The Qatar Grand Prix proved to be a challenging event for F1 drivers as many of them were treated at the medical center after the race.
Williams’ Logan Sargeant withdrew mid-race due to illness, while Alpine’s Esteban Ocon suffered a helmet problem early on.
Both Alex Albon and Lance Stroll struggled to get out of their cars in parc ferme, while in the podium rest room, Oscar Piastri lay down to collect himself.
F1 drivers are among the 20 fittest athletes in the world, and many of them undergo sauna training in preparation for temperature-critical races, so why has the Lusail International Circuit proven such a challenge?
At the start of the race the air temperature rose to 32 degrees, even though the sun had set well in advance, and although it is not a heat that in any way exceeds other events, many factors played to the drivers’ detriment.
Humidity was also high in Doha as the wind decreased during the first two days of the race. With less cool air coming from the breeze to cool the effects of temperature and humidity, one mitigating variable was removed.
A snowball effect then occurs as the temperature in the cockpit rises rapidly, and less airflow helps cool drivers as the air temperature combines with each car’s internal heartbeat, sending heat levels through the roof.
Drivers feel the heat loss generated by the car’s mechanics, such as the engine, as Fernando Alonso demonstrated when he radioed his Aston Martin team to complain about a burnt seat.
George Russell could be seen lifting his sun visor in the hope of getting some fresh air while pitting for Mercedes, and Lando Norris doing the same for McLaren.
However, on the race track, when Yuki Tsunoda tried to put air into his helmet, the AlphaTauri driver had a face full of sand.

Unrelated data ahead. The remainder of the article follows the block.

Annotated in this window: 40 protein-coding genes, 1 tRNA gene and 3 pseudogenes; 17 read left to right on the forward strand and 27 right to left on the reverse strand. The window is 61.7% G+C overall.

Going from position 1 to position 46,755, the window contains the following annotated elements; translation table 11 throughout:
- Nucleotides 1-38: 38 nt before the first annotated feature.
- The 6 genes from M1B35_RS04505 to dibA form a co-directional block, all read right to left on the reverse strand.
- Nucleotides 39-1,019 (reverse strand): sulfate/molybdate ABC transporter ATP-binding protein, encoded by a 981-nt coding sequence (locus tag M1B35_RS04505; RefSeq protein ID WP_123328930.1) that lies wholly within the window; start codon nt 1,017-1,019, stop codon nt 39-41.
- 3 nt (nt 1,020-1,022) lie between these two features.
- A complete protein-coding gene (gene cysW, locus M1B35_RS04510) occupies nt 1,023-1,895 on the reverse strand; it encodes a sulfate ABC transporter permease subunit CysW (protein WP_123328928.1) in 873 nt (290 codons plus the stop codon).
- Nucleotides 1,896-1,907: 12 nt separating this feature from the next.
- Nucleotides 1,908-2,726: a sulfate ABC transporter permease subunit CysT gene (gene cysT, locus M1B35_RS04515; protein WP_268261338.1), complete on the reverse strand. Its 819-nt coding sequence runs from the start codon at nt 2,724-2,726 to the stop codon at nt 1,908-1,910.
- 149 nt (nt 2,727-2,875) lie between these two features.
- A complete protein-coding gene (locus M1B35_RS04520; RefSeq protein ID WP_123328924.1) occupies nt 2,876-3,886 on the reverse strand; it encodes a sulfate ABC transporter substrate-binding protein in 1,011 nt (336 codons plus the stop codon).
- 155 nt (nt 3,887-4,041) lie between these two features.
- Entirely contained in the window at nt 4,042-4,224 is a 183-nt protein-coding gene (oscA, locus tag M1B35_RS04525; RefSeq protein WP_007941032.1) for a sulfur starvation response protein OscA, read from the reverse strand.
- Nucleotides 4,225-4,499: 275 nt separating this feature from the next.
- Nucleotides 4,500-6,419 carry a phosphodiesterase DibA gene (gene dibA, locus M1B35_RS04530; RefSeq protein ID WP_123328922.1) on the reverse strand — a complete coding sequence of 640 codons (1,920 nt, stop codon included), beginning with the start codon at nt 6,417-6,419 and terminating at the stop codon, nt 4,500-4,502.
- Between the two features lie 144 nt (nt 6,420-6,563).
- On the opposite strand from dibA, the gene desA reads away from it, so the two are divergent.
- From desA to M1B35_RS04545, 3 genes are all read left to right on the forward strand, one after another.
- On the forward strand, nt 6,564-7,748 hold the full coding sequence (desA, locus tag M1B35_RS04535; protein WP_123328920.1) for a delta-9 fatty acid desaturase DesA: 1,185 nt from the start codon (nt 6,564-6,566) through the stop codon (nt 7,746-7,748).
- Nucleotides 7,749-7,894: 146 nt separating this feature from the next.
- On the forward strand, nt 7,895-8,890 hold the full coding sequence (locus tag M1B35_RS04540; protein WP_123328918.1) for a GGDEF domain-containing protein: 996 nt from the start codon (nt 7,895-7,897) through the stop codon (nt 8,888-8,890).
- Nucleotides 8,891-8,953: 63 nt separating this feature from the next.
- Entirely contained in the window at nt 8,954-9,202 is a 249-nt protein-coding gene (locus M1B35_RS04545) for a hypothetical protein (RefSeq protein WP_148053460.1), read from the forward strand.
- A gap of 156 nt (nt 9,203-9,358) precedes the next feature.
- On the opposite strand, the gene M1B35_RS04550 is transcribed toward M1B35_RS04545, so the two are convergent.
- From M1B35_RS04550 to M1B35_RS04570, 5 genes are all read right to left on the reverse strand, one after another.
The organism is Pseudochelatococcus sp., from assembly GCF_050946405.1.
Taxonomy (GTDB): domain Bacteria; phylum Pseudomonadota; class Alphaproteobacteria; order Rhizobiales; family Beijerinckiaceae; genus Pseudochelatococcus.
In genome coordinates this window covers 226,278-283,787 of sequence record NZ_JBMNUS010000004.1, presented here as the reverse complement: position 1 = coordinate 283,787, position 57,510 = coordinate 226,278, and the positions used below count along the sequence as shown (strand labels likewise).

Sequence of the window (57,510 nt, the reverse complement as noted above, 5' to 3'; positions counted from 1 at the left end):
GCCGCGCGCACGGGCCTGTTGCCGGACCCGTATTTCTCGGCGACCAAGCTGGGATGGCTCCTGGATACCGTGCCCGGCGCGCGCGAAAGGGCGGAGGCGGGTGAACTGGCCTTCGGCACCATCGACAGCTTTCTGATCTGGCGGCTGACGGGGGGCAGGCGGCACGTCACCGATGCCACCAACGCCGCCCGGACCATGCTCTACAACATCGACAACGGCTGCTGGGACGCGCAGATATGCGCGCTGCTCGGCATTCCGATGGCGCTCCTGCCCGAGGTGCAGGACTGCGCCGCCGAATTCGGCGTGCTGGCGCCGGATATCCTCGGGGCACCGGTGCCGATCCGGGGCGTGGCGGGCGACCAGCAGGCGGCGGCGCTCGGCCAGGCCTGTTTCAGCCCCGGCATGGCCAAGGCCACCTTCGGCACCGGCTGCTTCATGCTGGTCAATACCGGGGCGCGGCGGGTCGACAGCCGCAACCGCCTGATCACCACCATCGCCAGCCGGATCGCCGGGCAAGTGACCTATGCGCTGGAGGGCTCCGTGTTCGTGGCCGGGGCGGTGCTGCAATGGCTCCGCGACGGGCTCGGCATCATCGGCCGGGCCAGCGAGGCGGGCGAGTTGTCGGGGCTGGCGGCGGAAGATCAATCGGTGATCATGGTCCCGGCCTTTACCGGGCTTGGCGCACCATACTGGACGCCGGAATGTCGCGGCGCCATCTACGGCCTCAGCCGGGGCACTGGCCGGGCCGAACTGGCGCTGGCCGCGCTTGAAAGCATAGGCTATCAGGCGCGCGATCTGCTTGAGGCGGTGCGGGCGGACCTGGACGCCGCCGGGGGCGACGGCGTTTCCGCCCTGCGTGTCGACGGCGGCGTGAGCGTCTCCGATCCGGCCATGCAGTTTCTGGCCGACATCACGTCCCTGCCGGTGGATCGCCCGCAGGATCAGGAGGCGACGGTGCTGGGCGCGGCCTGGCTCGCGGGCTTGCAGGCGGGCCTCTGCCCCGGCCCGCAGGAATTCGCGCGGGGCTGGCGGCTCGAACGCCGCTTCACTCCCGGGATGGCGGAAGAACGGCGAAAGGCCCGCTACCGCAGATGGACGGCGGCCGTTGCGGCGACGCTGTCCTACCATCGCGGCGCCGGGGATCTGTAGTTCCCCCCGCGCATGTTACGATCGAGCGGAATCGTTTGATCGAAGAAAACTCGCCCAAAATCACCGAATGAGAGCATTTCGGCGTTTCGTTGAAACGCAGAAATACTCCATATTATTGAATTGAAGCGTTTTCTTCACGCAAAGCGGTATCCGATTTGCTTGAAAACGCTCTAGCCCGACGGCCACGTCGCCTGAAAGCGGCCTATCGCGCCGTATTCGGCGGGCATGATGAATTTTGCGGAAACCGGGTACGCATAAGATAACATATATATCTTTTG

Hot air from the cars ahead can also exacerbate the problem and as the driver drinks throughout the race, the driver will stay hydrated as the driver warms up, as will the fluid, so there is no cooling effect either – and this usually leads to the driver choosing not to take the necessary fluid.
The Lusail International Circuit was built in 2004 primarily for motorcycle racing, as can be seen from its layout.
One main straight is connected at both ends by a track consisting mainly of medium and high-speed corners, giving drivers little respite from the intense work of the lap.
High G-force stresses the body and uses up additional energy, which only increases the effects of dehydration caused by intense heat.
When the start-finish straight finally arrives, drivers face their only real chance of overtaking for a lap, meaning there’s no need to think about relaxing.
For tracks where this is usually a problem, tire management is usually used to ensure a one or two stop race is possible, which usually leads to drastically longer lap times compared to qualifying.
However, measures introduced by the FIA and Pirelli in response to tire safety concerns arising from Friday’s post-practice compound analysis, in which drivers were allowed to run no more than 18 laps on a set of tires, were thrown out the window by management.
Instead, it was necessary to make the most of the shorter runs so as not to lose out when everyone made at least three stops.
How to maximize travel time? Rate.
The drivers raced as if it were qualifying for 57 laps, which only added to the effects of heat and exhaustion. Ferrari’s Charles Leclerc commented on this in a conversation with the media, including: RacingNews365.com after the race, explaining: “The most important thing is that we had to make three stops, which meant not having to check the tires at high speed and qualifying lap after qualifying lap.”
Although there is extensive training for such demanding races, no driver is prepared to perform lap after lap at maximum effort – it’s like asking a marathon runner to sprint the entire 42.2 km.
Why were there no problems at other desert races?
Concerns surrounding last year’s FIFA World Cup in Qatar meant that it would be held in December rather than the usual summer tournament date.
The reasons for this were obvious during this weekend’s F1 race, and the heat proved the problem.
However, the schedule usually includes such highlights as other Middle Eastern Grands Prix in the sport have proven.
Bahrain and Saudi Arabia also take place at night, but in March, where they do not experience the highest temperatures of the year, while Abu Dhabi takes place at the end of the season in late November for a similar reason.
Qatar is being postponed until November next season, which should alleviate the problem somewhat, but if similar problems persist, discussions will need to be held about driver safety in the future.
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